COUNTING the number of consultations in general practices (Letters, July 7), provides a crude measure of activity, but says nothing about the length or content of consultations.

Earlier this week, I shadowed a GP working in one of Glasgow's most deprived areas. She arrived early at 7.20 am to deal with 38 items of correspondence, all requiring to be checked, and prescriptions altered, a patient phoned or arrange­ments made, before the day "started".

As the on-call doctor, on a busier day than usual, she did seven house visits that morning, each taking 30 minutes. It took an hour to enter all the details back in the practice and make necessary arrangements. She had five minutes for lunch. A colleague who took over the on-call did three more home visits and dealt with 22 telephone consultations and six emergency appointments.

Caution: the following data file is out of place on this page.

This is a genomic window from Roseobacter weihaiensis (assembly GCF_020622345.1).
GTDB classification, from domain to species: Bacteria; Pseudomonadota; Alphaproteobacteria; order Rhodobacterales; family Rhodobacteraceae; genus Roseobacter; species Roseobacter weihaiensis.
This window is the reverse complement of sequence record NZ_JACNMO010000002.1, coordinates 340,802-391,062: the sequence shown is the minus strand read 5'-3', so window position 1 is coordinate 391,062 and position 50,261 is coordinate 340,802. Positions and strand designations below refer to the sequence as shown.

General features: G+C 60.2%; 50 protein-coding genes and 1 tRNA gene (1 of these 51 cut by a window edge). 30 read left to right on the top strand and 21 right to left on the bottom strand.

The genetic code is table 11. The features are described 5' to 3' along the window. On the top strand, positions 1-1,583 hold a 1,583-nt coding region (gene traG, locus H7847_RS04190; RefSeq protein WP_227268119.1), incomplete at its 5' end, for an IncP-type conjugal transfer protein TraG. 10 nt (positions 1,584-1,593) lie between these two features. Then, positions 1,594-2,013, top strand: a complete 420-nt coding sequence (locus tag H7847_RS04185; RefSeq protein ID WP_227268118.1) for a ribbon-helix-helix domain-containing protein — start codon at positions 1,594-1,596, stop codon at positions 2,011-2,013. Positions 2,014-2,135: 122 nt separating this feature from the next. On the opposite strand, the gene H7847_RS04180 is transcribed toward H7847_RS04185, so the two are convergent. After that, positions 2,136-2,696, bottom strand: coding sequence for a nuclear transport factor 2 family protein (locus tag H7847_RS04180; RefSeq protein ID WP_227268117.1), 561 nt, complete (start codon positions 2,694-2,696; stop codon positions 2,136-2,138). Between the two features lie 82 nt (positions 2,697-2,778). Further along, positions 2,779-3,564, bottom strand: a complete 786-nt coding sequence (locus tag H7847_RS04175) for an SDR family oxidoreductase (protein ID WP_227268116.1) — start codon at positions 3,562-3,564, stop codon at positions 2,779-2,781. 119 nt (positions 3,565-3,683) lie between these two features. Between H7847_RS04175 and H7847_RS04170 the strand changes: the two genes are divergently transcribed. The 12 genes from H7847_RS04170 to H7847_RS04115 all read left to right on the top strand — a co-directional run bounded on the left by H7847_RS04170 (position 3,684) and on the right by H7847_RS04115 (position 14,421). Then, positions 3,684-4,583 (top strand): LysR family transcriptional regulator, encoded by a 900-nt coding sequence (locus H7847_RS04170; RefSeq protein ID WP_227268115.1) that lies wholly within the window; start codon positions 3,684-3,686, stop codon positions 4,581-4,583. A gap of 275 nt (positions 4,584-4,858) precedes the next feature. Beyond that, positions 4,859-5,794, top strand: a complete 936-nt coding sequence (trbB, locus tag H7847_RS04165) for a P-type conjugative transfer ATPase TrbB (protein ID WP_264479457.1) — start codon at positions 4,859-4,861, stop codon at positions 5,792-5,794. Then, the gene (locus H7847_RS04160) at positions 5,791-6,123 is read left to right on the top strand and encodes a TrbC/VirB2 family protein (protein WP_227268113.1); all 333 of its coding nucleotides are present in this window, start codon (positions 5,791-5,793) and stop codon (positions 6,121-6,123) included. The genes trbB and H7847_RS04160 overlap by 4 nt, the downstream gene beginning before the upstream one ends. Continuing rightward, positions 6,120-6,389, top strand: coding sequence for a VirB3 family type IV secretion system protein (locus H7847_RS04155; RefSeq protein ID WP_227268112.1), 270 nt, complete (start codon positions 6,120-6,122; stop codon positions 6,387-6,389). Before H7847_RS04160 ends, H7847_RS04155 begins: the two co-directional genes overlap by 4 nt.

The afternoon surgery ran for three hours, and would have lasted another hour if all the booked patients had attended. The problems addressed included cancer, depression, agoraphobia, asthma, self-harm, bereavement, domestic violence, heart failure, alcohol abuse, dementia, social neglect and so on, often in combination. She left for home after a 12-hour day, with the 61 items of correspondence still to deal with.

I didn't see any short or trivial consultations. There were no "worried well" patients, but a worried doctor, who left no loose ends, in dealing with a series of complicated patients, all of whom she knew well. One patient said Dr xxx "is the only person I can relate to". Another came in grim-faced, avoiding eye contact, almost in tears, but left 15 minutes later, beaming a smile.

I was struck by the intensity of the day, every patient getting the same attention. Doctors who do this in very deprived areas earn less than most GPs. They have more complicated patients. They work long hours. None of this is captured by counting consultations.

Graham Watt,

Professor of General Practice,

University of Glasgow.